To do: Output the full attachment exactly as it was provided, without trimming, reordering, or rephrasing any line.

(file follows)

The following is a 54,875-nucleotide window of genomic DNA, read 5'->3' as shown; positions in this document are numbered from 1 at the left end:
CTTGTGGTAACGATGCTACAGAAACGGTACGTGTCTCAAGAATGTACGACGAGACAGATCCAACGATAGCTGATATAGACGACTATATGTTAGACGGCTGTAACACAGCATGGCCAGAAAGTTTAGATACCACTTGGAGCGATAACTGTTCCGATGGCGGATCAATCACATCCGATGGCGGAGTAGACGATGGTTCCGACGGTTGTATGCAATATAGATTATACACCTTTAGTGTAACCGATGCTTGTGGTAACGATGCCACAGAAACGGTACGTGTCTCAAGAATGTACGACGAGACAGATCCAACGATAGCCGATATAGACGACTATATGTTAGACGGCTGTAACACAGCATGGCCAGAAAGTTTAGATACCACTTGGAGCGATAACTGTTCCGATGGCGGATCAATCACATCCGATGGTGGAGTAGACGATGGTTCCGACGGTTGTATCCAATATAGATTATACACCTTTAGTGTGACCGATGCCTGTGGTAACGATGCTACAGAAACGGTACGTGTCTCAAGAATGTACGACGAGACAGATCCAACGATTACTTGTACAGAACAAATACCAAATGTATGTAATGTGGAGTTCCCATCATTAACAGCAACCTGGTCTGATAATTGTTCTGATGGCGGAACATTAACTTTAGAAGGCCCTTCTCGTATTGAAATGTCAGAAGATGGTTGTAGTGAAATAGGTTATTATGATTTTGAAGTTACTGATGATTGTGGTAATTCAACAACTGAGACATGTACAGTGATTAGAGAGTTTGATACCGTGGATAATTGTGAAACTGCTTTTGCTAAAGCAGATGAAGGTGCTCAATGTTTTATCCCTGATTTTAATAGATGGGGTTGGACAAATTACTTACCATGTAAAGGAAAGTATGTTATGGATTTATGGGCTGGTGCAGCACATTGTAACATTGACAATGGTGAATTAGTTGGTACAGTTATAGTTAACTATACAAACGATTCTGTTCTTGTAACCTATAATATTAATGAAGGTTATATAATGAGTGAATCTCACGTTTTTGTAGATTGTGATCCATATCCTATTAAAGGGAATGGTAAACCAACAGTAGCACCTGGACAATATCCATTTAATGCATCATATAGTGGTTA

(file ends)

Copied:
The following is a 54,875-nucleotide window of genomic DNA, read 5'->3' as shown; positions in this document are numbered from 1 at the left end:
CTTGTGGTAACGATGCTACAGAAACGGTACGTGTCTCAAGAATGTACGACGAGACAGATCCAACGATAGCTGATATAGACGACTATATGTTAGACGGCTGTAACACAGCATGGCCAGAAAGTTTAGATACCACTTGGAGCGATAACTGTTCCGATGGCGGATCAATCACATCCGATGGCGGAGTAGACGATGGTTCCGACGGTTGTATGCAATATAGATTATACACCTTTAGTGTAACCGATGCTTGTGGTAACGATGCCACAGAAACGGTACGTGTCTCAAGAATGTACGACGAGACAGATCCAACGATAGCCGATATAGACGACTATATGTTAGACGGCTGTAACACAGCATGGCCAGAAAGTTTAGATACCACTTGGAGCGATAACTGTTCCGATGGCGGATCAATCACATCCGATGGTGGAGTAGACGATGGTTCCGACGGTTGTATCCAATATAGATTATACACCTTTAGTGTGACCGATGCCTGTGGTAACGATGCTACAGAAACGGTACGTGTCTCAAGAATGTACGACGAGACAGATCCAACGATTACTTGTACAGAACAAATACCAAATGTATGTAATGTGGAGTTCCCATCATTAACAGCAACCTGGTCTGATAATTGTTCTGATGGCGGAACATTAACTTTAGAAGGCCCTTCTCGTATTGAAATGTCAGAAGATGGTTGTAGTGAAATAGGTTATTATGATTTTGAAGTTACTGATGATTGTGGTAATTCAACAACTGAGACATGTACAGTGATTAGAGAGTTTGATACCGTGGATAATTGTGAAACTGCTTTTGCTAAAGCAGATGAAGGTGCTCAATGTTTTATCCCTGATTTTAATAGATGGGGTTGGACAAATTACTTACCATGTAAAGGAAAGTATGTTATGGATTTATGGGCTGGTGCAGCACATTGTAACATTGACAATGGTGAATTAGTTGGTACAGTTATAGTTAACTATACAAACGATTCTGTTCTTGTAACCTATAATATTAATGAAGGTTATATAATGAGTGAATCTCACGTTTTTGTAGATTGTGATCCATATCCTATTAAAGGGAATGGTAAACCAACAGTAGCACCTGGACAATATCCATTTAATGCATCATATAGTGGTTA